Every year, between July and August, the comet 109p / Swift-Tuttle’s impact hits the Earth’s wreckage, giving us the most active meteor shower in the Northern Hemisphere.
This week, we’re cultivating through the densest part of the comet’s current, which means we’re at the top of the shooting star – and 2021 is a special year for the new moon. Meteors are called shooting stars because of the light flashes caused by dust and rock fragments as the Earth moves through the comet’s tail – small particles of air – burning in the atmosphere.
On any given night, the Stargazers can expect to see about two meteors per hour. Perseids (Par-C-ID) lasts from July 16 to August 23, so you’re more likely to catch a shooting across the sky, but at its peak – August 11-13 this year – you can see an incredible 60 – 100 per hour Meteor. The meteor shower is named after the star from which it is seen, the star of Perseus. In reality, they are visible from all sides of the sky so you don’t have to look in any specific direction – just above.
You also need a good dark sky so that no bright moon comes. Fortunately, the new moon of August was August 8th, which means it will not interfere with the shower and the sky should be dark and clear in the middle. If you want, you can see any time Moonrise in your area here. Perseids often leave endless trains and usually increase in number as the night progresses, with most meteors seen in the hours before dawn. You do not need any special equipment to see the shower. In fact, the telescope is the last thing you want because you don’t want to focus on one part of the sky.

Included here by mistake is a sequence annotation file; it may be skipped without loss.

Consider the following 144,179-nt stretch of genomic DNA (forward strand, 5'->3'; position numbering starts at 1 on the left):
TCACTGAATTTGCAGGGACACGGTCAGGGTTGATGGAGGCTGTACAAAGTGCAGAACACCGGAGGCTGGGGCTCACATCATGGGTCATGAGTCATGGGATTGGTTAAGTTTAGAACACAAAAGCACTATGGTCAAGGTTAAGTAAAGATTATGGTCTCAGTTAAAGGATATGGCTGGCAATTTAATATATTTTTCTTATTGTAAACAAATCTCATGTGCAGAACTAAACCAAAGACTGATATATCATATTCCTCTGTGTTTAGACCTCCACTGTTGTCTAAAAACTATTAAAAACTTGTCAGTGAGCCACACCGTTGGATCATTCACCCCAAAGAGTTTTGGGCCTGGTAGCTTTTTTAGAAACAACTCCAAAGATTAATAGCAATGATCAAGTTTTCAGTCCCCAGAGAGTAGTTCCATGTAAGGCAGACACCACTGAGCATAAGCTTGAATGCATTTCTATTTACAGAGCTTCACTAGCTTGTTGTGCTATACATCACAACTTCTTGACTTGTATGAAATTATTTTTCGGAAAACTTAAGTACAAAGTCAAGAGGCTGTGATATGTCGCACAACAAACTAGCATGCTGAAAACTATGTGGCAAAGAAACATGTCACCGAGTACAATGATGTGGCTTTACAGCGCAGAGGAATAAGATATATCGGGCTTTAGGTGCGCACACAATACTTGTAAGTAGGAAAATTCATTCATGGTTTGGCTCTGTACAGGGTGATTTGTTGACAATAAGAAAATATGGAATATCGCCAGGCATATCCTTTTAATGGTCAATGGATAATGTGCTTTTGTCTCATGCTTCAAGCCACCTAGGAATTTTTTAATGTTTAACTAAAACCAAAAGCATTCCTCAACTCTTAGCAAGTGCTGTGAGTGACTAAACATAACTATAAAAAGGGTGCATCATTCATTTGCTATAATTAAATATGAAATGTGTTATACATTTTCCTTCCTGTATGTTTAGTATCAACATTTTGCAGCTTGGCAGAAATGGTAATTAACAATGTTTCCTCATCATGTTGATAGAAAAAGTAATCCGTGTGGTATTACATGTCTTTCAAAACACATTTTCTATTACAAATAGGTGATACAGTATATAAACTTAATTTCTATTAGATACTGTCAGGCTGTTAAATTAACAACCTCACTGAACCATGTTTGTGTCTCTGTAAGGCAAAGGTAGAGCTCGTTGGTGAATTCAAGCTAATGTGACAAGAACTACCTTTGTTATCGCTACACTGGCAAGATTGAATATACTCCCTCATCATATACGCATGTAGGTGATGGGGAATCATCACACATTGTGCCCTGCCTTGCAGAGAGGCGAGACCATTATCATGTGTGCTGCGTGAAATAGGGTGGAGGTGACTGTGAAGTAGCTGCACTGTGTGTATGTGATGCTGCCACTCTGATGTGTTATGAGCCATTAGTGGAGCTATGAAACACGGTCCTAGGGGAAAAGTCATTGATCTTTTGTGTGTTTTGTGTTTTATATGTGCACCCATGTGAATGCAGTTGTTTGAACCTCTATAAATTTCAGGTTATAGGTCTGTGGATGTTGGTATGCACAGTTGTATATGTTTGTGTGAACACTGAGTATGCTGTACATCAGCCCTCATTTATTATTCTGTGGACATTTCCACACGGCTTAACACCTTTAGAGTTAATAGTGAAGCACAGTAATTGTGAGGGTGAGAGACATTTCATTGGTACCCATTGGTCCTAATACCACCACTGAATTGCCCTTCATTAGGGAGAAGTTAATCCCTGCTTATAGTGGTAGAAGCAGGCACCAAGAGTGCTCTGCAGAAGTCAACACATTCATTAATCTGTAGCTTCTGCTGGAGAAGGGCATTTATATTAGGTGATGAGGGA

Like any meteor shower, the brighter the light you stay, the better. Your eyes should be allowed to get used to the darkness, this should be done for about 15 minutes. We recommend lawn chairs and blankets; Feel free, we should have a good show. As a failed safety, you can always watch the NASA Shower live stream from the Alabama Marshall Flight Center starting August 11th.